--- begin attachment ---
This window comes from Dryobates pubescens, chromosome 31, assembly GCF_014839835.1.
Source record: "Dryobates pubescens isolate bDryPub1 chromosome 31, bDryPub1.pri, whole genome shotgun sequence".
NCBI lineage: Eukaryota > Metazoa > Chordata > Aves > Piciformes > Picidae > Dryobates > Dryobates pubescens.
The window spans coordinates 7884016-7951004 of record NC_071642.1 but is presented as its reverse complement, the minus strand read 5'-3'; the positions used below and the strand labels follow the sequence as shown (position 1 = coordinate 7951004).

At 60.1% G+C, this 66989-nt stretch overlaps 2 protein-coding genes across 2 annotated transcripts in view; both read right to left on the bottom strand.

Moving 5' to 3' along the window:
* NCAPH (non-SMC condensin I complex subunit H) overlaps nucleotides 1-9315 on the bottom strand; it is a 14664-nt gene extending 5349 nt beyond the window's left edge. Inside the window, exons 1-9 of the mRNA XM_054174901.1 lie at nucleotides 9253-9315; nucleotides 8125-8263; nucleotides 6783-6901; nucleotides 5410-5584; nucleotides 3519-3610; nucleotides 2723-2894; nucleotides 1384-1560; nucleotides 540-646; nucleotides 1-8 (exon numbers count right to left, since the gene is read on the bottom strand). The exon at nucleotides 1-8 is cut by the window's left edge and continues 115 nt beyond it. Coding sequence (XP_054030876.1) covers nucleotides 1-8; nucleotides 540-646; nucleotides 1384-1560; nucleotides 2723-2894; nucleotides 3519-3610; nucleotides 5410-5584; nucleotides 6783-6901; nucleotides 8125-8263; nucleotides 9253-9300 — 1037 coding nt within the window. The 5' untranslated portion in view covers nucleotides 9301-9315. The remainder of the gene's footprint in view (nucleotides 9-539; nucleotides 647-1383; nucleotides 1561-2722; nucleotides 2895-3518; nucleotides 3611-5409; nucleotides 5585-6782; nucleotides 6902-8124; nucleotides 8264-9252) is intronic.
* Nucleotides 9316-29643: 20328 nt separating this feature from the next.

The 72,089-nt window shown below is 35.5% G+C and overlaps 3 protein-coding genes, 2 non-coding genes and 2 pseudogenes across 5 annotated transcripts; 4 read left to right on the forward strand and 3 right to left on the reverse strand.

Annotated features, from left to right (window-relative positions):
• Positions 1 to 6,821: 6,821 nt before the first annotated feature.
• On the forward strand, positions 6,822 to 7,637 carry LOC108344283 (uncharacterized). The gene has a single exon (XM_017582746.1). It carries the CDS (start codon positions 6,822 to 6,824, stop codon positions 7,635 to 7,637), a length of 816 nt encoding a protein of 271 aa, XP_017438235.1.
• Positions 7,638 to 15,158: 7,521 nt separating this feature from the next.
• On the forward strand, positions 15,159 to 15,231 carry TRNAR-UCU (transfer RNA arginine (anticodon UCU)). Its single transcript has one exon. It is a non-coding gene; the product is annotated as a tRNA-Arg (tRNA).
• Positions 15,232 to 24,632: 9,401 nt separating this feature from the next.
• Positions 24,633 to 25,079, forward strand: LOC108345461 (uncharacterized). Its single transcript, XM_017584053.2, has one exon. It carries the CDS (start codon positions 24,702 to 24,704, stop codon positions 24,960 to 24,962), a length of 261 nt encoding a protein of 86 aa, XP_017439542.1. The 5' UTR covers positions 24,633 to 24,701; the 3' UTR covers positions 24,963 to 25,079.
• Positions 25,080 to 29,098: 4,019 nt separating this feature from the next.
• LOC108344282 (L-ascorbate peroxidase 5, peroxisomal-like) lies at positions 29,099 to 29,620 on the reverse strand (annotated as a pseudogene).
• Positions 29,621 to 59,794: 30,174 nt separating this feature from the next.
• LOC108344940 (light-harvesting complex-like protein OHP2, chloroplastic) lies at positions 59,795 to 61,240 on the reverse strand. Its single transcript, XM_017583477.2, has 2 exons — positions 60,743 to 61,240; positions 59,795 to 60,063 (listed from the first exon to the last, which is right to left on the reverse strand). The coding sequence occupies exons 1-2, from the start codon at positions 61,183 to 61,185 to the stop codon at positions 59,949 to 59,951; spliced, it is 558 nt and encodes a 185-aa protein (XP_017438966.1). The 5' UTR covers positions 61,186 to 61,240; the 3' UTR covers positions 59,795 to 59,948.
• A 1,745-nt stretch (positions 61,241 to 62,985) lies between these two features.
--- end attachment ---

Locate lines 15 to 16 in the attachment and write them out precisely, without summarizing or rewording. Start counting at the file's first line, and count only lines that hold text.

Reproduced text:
• Positions 15,232 to 24,632: 9,401 nt separating this feature from the next.
• Positions 24,633 to 25,079, forward strand: LOC108345461 (uncharacterized). Its single transcript, XM_017584053.2, has one exon. It carries the CDS (start codon positions 24,702 to 24,704, stop codon positions 24,960 to 24,962), a length of 261 nt encoding a protein of 86 aa, XP_017439542.1. The 5' UTR covers positions 24,633 to 24,701; the 3' UTR covers positions 24,963 to 25,079.